In a particularly disturbing attack, a live-in caregiver alone with her 5-year-old charge on Indiana Avenue, blocks from Raider's house, had cowered in a locked laundry room while a mob two dozen strong destroyed the home's interior.
The next day, I visited the place. A marble dining room table was smashed to pieces, and custom walnut kitchen cabinets — made by the father, Alan Smith — were scorched.
A local activist named Mildred Reynolds, who died in 1994, told me the Rodney King verdict was not to blame for what happened in Oakwood. "This was just an excuse," she said. "I think they are upset about the new people coming in."
Robert Shipp Jr., then-pastor of Oakwood's New Bethel Church, echoed her. African American tenants affected by skyrocketing rents, he said, "worry that they will have to move to Watts. If that happens, they will definitely burn down other places here. They will try to scare the developers away."
Let's be honest; nothing can scare a developer away from prime real estate near the beach. In fact, if you want to see gentrification in its most naked form, drive around Oakwood. It's bordered by Lincoln on the east, Abbot Kinney on the west, Rose on the north and California on the south.
There is nothing subtle about what's going on.
Tiny bungalows cower beside looming mansions trying to hide their grandeur behind industrial-looking fences or impenetrable hedges. Small homes that seemed pricey at a quarter-million dollars in 1992 now routinely go for six times that. It's not uncommon for buyers to pay more than $1,000 a square foot. In another blow to the modest neighborhood, in 2012, GQ named Abbot Kinney Boulevard, once a street of shoe repairs and mom-and-pop stores, "the coolest block in America."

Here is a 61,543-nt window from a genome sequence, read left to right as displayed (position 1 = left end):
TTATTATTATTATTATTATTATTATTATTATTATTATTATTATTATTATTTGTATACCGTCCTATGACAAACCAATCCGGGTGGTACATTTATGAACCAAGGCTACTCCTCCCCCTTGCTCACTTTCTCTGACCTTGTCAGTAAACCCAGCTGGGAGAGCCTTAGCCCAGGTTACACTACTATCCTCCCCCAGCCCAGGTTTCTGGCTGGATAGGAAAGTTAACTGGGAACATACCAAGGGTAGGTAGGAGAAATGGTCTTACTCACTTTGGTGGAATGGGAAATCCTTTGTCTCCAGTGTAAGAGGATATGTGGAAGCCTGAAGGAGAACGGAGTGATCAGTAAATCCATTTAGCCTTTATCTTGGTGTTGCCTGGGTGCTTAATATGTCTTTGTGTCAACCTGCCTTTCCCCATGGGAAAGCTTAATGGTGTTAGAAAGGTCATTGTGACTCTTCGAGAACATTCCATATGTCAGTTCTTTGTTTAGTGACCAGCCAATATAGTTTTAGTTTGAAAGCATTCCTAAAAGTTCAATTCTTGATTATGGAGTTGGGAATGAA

On Thursday, I bumped into first cousins Mary McElmore, 83, and Petronia Dabbs, 71, who have spent much of their lives on the 500 block of Brooks Avenue.
"This whole street was black when I came here," said McElmore, who moved from Texas when she was 19. "This was the only place we could live!" She and her late husband, a trash collector, bought a home she still owns on Brooks in 1960 for $12,500.
Both women have fiercely hung on to their Oakwood homes. Neither needs the million-plus dollars that they are constantly offered by developers, though they are at peace with the idea that their kids will probably sell after they are gone.
"I can remember my dad and mom going to meetings in Oakwood, before the Santa Monica Freeway and the 90 Freeway ever came in," said Dabbs, a retired schoolteacher. "They were talking about 'the plan' for Venice. We knew what was going to happen. This was the last poor man's beach, and they were going to take it away from us."
In 1992, the Wall Street Journal mocked me for calling what happened in Oakwood "the wages of gentrification," as if I was excusing, rather than trying to grasp, the root of the violence.
But you know, I believed that then, and I still believe it now.